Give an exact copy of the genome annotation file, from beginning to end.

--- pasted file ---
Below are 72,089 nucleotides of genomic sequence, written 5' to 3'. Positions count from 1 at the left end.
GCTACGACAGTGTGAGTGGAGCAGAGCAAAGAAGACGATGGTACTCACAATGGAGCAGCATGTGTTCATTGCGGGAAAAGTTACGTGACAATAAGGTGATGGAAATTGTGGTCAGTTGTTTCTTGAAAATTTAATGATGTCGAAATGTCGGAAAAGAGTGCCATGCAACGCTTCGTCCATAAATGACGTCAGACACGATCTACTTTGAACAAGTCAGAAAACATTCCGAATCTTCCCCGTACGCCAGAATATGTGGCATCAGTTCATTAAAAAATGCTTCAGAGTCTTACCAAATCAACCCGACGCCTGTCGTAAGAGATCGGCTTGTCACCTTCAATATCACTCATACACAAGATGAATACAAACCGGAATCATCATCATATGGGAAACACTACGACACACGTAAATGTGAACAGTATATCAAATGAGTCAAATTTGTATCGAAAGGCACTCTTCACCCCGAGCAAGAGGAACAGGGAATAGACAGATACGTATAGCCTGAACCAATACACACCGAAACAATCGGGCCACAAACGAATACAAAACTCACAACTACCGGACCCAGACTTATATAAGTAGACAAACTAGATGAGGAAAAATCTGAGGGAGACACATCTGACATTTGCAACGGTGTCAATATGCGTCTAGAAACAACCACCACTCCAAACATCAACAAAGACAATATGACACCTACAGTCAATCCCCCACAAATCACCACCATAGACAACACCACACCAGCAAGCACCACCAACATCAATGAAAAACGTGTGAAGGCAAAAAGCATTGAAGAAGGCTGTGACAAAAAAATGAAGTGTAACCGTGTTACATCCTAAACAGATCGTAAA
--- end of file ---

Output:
Below are 72,089 nucleotides of genomic sequence, written 5' to 3'. Positions count from 1 at the left end.
GCTACGACAGTGTGAGTGGAGCAGAGCAAAGAAGACGATGGTACTCACAATGGAGCAGCATGTGTTCATTGCGGGAAAAGTTACGTGACAATAAGGTGATGGAAATTGTGGTCAGTTGTTTCTTGAAAATTTAATGATGTCGAAATGTCGGAAAAGAGTGCCATGCAACGCTTCGTCCATAAATGACGTCAGACACGATCTACTTTGAACAAGTCAGAAAACATTCCGAATCTTCCCCGTACGCCAGAATATGTGGCATCAGTTCATTAAAAAATGCTTCAGAGTCTTACCAAATCAACCCGACGCCTGTCGTAAGAGATCGGCTTGTCACCTTCAATATCACTCATACACAAGATGAATACAAACCGGAATCATCATCATATGGGAAACACTACGACACACGTAAATGTGAACAGTATATCAAATGAGTCAAATTTGTATCGAAAGGCACTCTTCACCCCGAGCAAGAGGAACAGGGAATAGACAGATACGTATAGCCTGAACCAATACACACCGAAACAATCGGGCCACAAACGAATACAAAACTCACAACTACCGGACCCAGACTTATATAAGTAGACAAACTAGATGAGGAAAAATCTGAGGGAGACACATCTGACATTTGCAACGGTGTCAATATGCGTCTAGAAACAACCACCACTCCAAACATCAACAAAGACAATATGACACCTACAGTCAATCCCCCACAAATCACCACCATAGACAACACCACACCAGCAAGCACCACCAACATCAATGAAAAACGTGTGAAGGCAAAAAGCATTGAAGAAGGCTGTGACAAAAAAATGAAGTGTAACCGTGTTACATCCTAAACAGATCGTAAA